The Thomas E. Fairchild Lectureship was established in 1988 at the University of Wisconsin Law School as a tribute to Judge Fairchild. Judge Fairchild, a 1937 UW Law School graduate, was Wisconsin Attorney General, U.S. Attorney for the Western District of Wisconsin, circuit judge, justice of the Wisconsin Supreme Court, and then later chief judge and ultimately senior circuit judge on the U.S. Court of Appeals for the Seventh Circuit until his death on February 12, 2007. For 50 years, Judge Fairchild demonstrated both a scholarly regard for those principles of law that generations have molded into the American definition of justice and equality and a remarkable sensitivity to the ever-changing human conditions that make the search for justice and equality an ongoing one.

Initiated by Judge Fairchild’s former law clerks, the lectureship brings to the University of Wisconsin Law School a distinguished member of the legal profession — from the bench, bar, or academia — to speak on a topic of importance to the profession.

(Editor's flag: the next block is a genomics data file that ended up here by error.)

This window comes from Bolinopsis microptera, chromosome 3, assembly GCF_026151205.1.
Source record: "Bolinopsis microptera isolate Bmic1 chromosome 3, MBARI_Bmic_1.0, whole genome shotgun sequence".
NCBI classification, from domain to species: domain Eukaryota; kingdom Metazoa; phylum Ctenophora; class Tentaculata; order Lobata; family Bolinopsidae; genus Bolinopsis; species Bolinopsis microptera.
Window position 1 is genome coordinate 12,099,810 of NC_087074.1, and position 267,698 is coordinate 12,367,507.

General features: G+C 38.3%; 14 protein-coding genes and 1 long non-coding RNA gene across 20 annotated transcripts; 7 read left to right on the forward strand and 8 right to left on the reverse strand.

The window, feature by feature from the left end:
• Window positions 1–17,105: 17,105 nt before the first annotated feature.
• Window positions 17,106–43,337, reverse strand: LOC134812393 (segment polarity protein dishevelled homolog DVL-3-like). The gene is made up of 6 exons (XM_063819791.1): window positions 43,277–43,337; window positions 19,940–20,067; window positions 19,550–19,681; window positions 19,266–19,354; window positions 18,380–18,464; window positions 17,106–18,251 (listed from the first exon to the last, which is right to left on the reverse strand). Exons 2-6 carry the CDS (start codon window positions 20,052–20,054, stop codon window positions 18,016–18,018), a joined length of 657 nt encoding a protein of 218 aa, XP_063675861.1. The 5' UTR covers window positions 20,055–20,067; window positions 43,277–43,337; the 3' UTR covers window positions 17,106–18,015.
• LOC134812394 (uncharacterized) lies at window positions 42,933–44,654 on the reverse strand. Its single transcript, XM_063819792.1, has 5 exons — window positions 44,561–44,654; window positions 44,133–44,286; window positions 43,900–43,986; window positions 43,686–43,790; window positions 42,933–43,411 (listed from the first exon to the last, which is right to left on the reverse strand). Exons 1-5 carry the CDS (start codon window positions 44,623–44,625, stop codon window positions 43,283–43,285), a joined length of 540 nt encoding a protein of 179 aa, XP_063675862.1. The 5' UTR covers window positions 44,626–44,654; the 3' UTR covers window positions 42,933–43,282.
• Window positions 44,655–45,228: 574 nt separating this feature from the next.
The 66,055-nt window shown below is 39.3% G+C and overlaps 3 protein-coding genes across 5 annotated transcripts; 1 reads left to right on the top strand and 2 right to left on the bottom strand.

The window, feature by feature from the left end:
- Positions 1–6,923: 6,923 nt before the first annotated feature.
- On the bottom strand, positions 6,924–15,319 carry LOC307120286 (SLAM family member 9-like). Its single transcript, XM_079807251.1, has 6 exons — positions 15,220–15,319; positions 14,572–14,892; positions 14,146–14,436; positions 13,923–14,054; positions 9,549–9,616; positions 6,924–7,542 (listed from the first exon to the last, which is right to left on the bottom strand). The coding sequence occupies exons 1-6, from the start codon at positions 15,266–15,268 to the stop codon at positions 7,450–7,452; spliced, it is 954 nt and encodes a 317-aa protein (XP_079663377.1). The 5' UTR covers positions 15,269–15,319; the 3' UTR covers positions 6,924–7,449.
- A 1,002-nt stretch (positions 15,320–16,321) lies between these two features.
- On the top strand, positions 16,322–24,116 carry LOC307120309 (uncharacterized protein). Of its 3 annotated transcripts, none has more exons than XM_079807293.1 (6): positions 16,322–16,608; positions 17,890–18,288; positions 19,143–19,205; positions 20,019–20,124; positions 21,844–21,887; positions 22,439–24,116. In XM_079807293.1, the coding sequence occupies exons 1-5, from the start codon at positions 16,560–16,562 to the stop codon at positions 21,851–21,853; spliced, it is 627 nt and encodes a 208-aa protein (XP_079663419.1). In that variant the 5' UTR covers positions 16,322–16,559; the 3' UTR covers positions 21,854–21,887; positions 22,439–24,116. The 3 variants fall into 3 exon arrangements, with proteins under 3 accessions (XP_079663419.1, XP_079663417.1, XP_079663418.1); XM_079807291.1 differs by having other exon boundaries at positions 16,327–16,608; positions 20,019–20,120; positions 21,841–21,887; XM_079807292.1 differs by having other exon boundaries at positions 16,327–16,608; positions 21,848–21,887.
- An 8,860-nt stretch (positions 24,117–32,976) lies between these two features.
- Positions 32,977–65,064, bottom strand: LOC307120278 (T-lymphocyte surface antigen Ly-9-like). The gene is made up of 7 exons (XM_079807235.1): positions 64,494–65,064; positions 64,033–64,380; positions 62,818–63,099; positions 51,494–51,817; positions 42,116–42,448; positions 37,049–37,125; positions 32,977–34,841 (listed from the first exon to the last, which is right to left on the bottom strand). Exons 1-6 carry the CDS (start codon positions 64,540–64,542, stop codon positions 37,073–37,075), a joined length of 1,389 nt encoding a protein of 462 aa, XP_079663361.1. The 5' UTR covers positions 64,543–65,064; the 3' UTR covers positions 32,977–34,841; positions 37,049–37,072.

2015 Fairchild Lecture

All in the Family:  A Judicial Legacy-
Edward and Thomas Fairchild


Nils Olsen

4 p.m.
Friday, April 24, 2015

Godfrey & Kahn Hall, Room 2260
University of Wisconsin Law School
975 Bascom Mall, Madison, Wisconsin

Reception immediately following

Online Registration

For more information: 
Contact Lynn Thompson at or (608) 262-4915

2015 Fairchild Lecturer

Nils Olsen

Nils Olsen was born and raised in Madison, Wisconsin. The University of Wisconsin-Madison awarded him a BA with distinction in 1969. After a year’s service as a VISTA Volunteer in Escondido, California, he attended Columbia University Law School and received his JD in 1974, as a James Kent and Harlan Fisk Stone Scholar. He also was awarded the Robert Noxan Toppan Prize for excellence in constitutional law.
Olsen clerked for Judge Fairchild from July 1974 through August 1975. He began his clerkship in Milwaukee, moving to Chicago when Judge Fairchild became chief judge. After his clerkship, Olsen served as a clinical instructor at the University of Chicago Law School for two years, where he focused on welfare law.